Monday, December 10, 2012

Same Song, Different Verse *

* a whole lot louder and a little bit worse 

It had been several months since I last relived past real-life horrors through my dream state, so I suppose I was overdue. This one did not disappoint. It was pretty much like the real thing except that it combined elements of two separate incidents. In my dream,  I was in the girls' restroom (or women's restroom; come to think of it, I'm not sure what the sign on the door says, which is just about the only memory of the whole sordid affair that is not precise and vivid)   in the administration building of my former high school . . . with the attacker thugs present and attacking me . . . but there was also smoke, which  allowed me to simultaneously relive the two prior nightmares of my real  life.

Now that I'm awake and cognizant that my dream was just a dream, my preference would be to deal with it myself,  probably by turning on my bedroom TV and channel-surfing for the rest of the night. When I have such a dream, however, I typically  wake up everyone else in the house, and sometimes everyone in one or both of the houses on either side as well. This time I only woke up the inhabitants of my own home and one of the two adjacent houses. It could have been worse; I might have been sleeping in the dorm tonight, and I might have awakened three floors of sleeping residents on the night before most of the students began taking final exams. I suppose I should thank God for sparing all of them the interruption in sleep and for sparing me the humiliation of being the cause of that interruption.

Because my pulse is still at 120 beats per minute fifteen minutes after I've been awakened with those precious memories, my dad is insisting that I take one-half my normal dosage of Klonopin. He's not insisting on the full dosage because I absolutely must be dressed and ready to head out the door in  four hours and twenty minutes. I'd still rather not take even a half-dosage of a benzo in such close proximity to a final exam. My mom, however,  is saying that she'll drive me to school and drop me off at the  drop-off point closest to each classroom. She will then park, come into the room of each of the day's final exam, give a copy of my 504 plan  with the pertinent section highlighted,  to the professor or teaching assistant, then sit across the classroom from me, watching so that she can wake me up in the unlikely but conceivable event that I doze off in the middle of the final exam.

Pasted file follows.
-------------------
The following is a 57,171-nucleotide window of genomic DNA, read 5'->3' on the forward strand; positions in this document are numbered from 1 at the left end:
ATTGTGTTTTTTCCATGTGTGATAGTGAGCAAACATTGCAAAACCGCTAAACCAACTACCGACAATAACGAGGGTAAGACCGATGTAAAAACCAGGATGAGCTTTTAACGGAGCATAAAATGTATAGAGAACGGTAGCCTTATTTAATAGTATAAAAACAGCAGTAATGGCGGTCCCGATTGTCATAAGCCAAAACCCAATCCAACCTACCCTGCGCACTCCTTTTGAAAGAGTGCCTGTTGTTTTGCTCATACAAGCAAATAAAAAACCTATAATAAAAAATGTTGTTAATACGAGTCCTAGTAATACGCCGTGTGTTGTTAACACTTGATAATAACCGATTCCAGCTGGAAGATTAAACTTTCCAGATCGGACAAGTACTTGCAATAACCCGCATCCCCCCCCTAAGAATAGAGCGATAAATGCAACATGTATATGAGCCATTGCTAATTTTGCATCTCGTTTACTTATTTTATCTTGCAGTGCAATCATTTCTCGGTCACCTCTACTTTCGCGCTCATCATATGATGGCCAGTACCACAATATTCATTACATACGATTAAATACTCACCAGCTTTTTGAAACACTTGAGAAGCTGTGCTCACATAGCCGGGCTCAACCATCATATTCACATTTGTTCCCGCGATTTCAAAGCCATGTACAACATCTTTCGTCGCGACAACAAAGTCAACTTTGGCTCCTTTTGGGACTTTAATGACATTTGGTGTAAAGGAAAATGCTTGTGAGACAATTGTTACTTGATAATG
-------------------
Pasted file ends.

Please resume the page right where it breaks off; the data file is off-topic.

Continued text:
I'm most fortunate that my mom has [temporarily, anyway]  retired from her "real"career as a clinical psychologist, school psychologist, and school administrator, and can follow me all over campus in my endeavor to remain conscious throughout the three final exams I must take today. My 504 plan specifies that this service is to be provided for me on an as-needed basis, but it would be much more embarrassing, not to mention much more time-consuming, inconvenient, and sleep-depriving,  if I had to make my way to the Support and Enablement Office at the crack of dawn to make arrangements to have someone else provide my in-class wake-up service. If my mom comes to class with me,  I don't need to explain anything to anyone. She will will sit right next to the exam proctor to make it clear that she isn't there to aid and abet me in cheating on the exam, although my professors surely must know by now that I have no need to cheat, but she'll otherwise maintain as low a profile as humanly possible. Suspicions of cheating, embarrassment of having Mommy accompany me to class, and other indignities notwithstanding, I'm most appreciative of my mother's willingness to drop whatever she had planned for the day to help me over one more hurdle. Not everyone is lucky enough to have a mother so willing to sacrifice her time as my mom.

Tonight's incident was slightly unusual in that this was the very first time since the impetus and onset of my nightmares  that it was technically my own decision as to whether or not to  be medicated, as I am now a legal adult. I could have "just said no" to drugs, and I was tempted.  The fact that I am  I am eighteen, though, does little to change the reality that sometimes Daddy actually does know best.  I took the benzo.

Sweet dreams, everybody.


  1. I was once prescribed Klonopin for anxiety. It did nothing for me. But then, I'm a lot bigger than you are!

    Thankfully, I don't have too much trouble with anxiety anymore.

  2. Klonopin knocks me out. Ativan is actually better for me and doesn't have as lasting an effect, but sometimes my dad has Klonopin on him and not Ativan, and he doesn't do midnight pharmacy runs.